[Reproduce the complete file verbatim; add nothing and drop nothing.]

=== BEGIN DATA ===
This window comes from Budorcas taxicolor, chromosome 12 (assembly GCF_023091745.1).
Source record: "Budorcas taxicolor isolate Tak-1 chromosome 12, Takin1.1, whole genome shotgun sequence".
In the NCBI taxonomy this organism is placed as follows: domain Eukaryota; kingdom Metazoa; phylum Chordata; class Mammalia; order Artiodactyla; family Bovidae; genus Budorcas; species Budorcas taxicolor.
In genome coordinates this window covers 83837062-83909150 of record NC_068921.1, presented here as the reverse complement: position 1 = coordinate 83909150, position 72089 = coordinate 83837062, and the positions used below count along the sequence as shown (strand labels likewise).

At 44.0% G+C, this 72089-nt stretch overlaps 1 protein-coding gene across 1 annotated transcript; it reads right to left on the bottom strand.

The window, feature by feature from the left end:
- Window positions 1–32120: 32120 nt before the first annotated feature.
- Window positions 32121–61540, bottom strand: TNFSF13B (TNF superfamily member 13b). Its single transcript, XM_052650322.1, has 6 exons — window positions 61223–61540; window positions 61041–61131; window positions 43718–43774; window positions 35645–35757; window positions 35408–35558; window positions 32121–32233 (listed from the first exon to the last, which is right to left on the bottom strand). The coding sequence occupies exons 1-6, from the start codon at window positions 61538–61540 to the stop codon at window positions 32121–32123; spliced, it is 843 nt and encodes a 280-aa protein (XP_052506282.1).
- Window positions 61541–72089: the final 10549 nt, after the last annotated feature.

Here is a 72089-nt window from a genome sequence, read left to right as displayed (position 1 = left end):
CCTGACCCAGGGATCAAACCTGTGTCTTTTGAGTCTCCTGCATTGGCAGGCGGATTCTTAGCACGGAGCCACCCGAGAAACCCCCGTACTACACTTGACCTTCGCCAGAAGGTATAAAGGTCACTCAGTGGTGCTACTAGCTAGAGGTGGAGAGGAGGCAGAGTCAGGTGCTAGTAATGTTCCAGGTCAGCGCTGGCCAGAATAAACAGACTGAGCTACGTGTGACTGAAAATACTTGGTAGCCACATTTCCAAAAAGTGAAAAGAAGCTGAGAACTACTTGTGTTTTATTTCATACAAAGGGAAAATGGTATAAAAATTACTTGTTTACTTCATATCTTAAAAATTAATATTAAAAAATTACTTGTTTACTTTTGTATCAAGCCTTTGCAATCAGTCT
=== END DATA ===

This window comes from Budorcas taxicolor, chromosome 12 (assembly GCF_023091745.1).
Source record: "Budorcas taxicolor isolate Tak-1 chromosome 12, Takin1.1, whole genome shotgun sequence".
In the NCBI taxonomy this organism is placed as follows: domain Eukaryota; kingdom Metazoa; phylum Chordata; class Mammalia; order Artiodactyla; family Bovidae; genus Budorcas; species Budorcas taxicolor.
In genome coordinates this window covers 83837062-83909150 of record NC_068921.1, presented here as the reverse complement: position 1 = coordinate 83909150, position 72089 = coordinate 83837062, and the positions used below count along the sequence as shown (strand labels likewise).

At 44.0% G+C, this 72089-nt stretch overlaps 1 protein-coding gene across 1 annotated transcript; it reads right to left on the bottom strand.

The window, feature by feature from the left end:
- Window positions 1–32120: 32120 nt before the first annotated feature.
- Window positions 32121–61540, bottom strand: TNFSF13B (TNF superfamily member 13b). Its single transcript, XM_052650322.1, has 6 exons — window positions 61223–61540; window positions 61041–61131; window positions 43718–43774; window positions 35645–35757; window positions 35408–35558; window positions 32121–32233 (listed from the first exon to the last, which is right to left on the bottom strand). The coding sequence occupies exons 1-6, from the start codon at window positions 61538–61540 to the stop codon at window positions 32121–32123; spliced, it is 843 nt and encodes a 280-aa protein (XP_052506282.1).
- Window positions 61541–72089: the final 10549 nt, after the last annotated feature.

Here is a 72089-nt window from a genome sequence, read left to right as displayed (position 1 = left end):
CCTGACCCAGGGATCAAACCTGTGTCTTTTGAGTCTCCTGCATTGGCAGGCGGATTCTTAGCACGGAGCCACCCGAGAAACCCCCGTACTACACTTGACCTTCGCCAGAAGGTATAAAGGTCACTCAGTGGTGCTACTAGCTAGAGGTGGAGAGGAGGCAGAGTCAGGTGCTAGTAATGTTCCAGGTCAGCGCTGGCCAGAATAAACAGACTGAGCTACGTGTGACTGAAAATACTTGGTAGCCACATTTCCAAAAAGTGAAAAGAAGCTGAGAACTACTTGTGTTTTATTTCATACAAAGGGAAAATGGTATAAAAATTACTTGTTTACTTCATATCTTAAAAATTAATATTAAAAAATTACTTGTTTACTTTTGTATCAAGCCTTTGCAATCAGTCT